Thursday, April 02, 2009

Cantor calls Democrats "overreacting" to U.S. economic crisis

This is from Talking Points Memo:

It's hard to tell if Eric Cantor's testing a new message, or if this is the new Republican line on the Democrats and the state of affairs in the country, but Politico reports that, at the Christian Science Monitor breakfast this morning, the House GOP whip, said Democrats are "overreacting, as they often will, to crisis."

But back to this morning. Cantor told participants that "Doing too much has huge, huge pitfalls," better, in other words, to err on the side of doing too little.

Then, after praising Rush Limbaugh, he added that those pitfalls might propel Republicans back into control of the House in 2010--a feat that would require them, in historic fashion, to take at least 40 seats back from the Democrats.

Here is House GOP Leader Eric Cantor's quote of the Democrats overreacting to the economic crisis:

“As far as Rush, Rush has got ideas. He’s got following. He believes in the conservative principles that many of us believe in –- of lower taxes, of making sure that we turn back towards a focus on entrepreneurialism in this country, to promoting innovation and not stamping that out by over-reacting, if you will, which this town often does, to crisis.”

You can listen to the audio here via Plum Line.

The only thing I can think of is that Cantor is trying to galvanize the conservative base in opposing President Barack Obama's budget, and economic stimulus plan. And Cantor is talking to the base here by equating radio commentator Rush Limbaugh's "ideas" as a...conservative mandate? Rush Limbaugh wants President Obama to fail. I'm guessing that Cantor, since he believes in Rush's ideas, also wants President Obama to fail. Is this the Republican Party stance now? Because the day President Obama took the oath of office, the Republican congressional minority has been obstructing and criticizing everything the Obama White House, and the Democratic congressional leadership, have attempted to do in slowing the serious economic recession this country is currently in.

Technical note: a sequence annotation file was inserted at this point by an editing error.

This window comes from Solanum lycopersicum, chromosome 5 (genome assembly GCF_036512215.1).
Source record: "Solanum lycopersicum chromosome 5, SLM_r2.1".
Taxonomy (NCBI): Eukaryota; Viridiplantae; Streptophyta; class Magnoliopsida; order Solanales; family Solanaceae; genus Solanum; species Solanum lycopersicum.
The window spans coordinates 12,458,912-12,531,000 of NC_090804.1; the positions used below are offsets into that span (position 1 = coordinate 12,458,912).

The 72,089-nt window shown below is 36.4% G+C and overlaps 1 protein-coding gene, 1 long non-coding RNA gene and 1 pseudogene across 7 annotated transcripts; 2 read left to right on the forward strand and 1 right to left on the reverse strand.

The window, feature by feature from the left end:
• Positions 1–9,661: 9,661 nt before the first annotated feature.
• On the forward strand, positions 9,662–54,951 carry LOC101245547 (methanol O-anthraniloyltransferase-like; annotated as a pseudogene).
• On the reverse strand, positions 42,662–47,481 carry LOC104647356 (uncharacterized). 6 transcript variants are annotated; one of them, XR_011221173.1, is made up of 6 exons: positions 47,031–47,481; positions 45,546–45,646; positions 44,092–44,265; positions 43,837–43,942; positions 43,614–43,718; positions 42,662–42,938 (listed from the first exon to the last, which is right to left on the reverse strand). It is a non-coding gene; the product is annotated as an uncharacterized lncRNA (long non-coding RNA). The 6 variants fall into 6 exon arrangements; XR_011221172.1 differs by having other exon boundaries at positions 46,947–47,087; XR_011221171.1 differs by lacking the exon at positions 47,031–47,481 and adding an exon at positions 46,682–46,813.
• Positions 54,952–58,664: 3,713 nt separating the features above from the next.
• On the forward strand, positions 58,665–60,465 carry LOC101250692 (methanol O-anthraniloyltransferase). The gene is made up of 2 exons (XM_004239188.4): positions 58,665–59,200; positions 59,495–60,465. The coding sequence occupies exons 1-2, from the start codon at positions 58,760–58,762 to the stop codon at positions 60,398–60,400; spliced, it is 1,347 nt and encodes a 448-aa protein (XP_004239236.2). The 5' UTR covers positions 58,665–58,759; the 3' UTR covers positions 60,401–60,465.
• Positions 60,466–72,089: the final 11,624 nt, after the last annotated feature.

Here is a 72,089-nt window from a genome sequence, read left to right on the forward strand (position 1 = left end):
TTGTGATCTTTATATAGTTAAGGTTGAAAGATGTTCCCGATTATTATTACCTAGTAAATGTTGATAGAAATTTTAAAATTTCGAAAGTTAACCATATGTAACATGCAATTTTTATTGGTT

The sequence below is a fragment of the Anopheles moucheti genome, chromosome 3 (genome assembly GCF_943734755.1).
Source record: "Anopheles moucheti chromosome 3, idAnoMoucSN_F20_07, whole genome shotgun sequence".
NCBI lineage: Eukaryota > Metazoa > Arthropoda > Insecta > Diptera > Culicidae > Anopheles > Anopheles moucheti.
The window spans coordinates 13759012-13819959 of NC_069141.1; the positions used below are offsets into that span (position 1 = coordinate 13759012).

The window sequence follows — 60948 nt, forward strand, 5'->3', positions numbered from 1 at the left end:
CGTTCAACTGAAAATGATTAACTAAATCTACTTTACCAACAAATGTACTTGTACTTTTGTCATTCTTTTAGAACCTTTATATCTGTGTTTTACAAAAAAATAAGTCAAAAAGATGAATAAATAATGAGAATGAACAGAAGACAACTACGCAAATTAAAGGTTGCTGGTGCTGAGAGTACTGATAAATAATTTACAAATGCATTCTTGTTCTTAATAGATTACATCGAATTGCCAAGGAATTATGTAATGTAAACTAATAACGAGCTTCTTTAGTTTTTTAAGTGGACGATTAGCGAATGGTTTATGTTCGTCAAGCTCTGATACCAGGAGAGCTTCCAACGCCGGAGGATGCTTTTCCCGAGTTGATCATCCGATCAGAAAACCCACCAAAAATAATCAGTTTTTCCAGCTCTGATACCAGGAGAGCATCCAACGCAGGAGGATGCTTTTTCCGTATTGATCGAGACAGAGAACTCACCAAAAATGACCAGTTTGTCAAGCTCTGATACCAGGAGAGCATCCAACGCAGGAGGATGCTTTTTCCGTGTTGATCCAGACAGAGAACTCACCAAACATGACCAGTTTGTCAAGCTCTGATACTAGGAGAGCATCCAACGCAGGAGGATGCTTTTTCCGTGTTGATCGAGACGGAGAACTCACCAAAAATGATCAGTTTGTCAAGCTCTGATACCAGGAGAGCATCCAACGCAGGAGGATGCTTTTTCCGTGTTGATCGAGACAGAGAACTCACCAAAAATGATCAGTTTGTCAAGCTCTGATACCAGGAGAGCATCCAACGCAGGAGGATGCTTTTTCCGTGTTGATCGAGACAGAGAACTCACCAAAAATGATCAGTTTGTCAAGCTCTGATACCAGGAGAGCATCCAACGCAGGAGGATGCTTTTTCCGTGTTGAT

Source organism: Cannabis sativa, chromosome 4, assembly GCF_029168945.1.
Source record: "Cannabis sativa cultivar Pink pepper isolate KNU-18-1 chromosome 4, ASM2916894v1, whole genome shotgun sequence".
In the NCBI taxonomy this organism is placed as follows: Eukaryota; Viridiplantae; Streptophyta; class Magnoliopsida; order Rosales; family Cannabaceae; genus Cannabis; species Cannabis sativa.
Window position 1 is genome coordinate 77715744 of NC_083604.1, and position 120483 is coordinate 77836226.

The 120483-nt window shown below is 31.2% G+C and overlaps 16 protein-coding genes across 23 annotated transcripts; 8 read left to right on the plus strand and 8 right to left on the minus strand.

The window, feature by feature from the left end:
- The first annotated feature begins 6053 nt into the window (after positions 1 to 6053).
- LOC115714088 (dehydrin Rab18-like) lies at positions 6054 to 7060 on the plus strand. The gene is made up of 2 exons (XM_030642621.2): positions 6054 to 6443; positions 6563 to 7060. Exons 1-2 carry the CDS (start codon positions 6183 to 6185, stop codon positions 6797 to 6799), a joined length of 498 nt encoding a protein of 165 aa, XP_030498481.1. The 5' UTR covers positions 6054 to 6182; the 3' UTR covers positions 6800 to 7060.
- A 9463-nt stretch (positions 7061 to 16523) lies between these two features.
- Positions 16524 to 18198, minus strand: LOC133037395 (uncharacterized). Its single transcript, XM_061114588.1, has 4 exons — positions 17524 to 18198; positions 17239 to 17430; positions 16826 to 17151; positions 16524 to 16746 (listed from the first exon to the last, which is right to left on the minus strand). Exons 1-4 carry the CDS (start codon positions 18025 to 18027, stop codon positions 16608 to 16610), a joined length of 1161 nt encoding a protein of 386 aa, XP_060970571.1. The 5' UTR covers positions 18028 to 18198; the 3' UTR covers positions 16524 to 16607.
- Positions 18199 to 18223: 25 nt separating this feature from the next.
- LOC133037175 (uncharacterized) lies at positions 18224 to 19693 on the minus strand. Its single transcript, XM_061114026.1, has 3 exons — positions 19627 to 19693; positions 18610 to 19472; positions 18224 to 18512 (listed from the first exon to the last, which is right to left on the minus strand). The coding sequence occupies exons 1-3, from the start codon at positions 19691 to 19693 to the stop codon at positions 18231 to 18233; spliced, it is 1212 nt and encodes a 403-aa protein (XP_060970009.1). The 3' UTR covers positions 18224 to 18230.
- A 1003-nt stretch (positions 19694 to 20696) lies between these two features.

Of course, there is more. There is this incredibly insane quote from Cantor that the Democrats are "overreacting" to the nation's economic crisis. Overreacting? Excuse me, Mr. Cantor, but it was the Republican leadership in Congress, and the Bush White House that got us into this mess in the first place. That was when the GOP forced these huge tax cuts to the rich, while at the same time sent the U.S. into two disastrous wars in Iraq and Afghanistan, paying for everything by the nation's credit card. The Bush administration refused to enforce any type of regulatory oversight in the financial industry--let alone any industry--during the past eight years. Not only have we doubled our own national debt, from $5 trillion to $10 trillion dollars under the Bush administration, but an entire Ponzi scheme of repackaging investment securities based on over-valued home prices and subprime mortgages was also built up--even to the point of making exotic derivative hedges on these investments based on bad subprime debt. This entire house of cards has now crashed down, leading to a collapse of Wall Street investment firms and the billions of American taxpayer dollars that have been spent to bail these investment firms out. American consumers have closed up their wallets, fearful over whether they will still have a job, fearful of whether they can afford their homes--whose values have dropped underwater--and fearful of their retirement funds having been wiped out by this collapse. The U.S. is in a serious economic recession here that will not only take hundreds of billions of dollars of economic stimulus, but a serious reevaluation of how the federal government will regulate the business and financial industry to avoid construction of another house of cards. But Eric Cantor says that the Democrats are overreacting to this serious economic crisis.

I really do not know what to say.

Update: Looks like the Democratic Party has quickly responded to Cantor's rhetoric:

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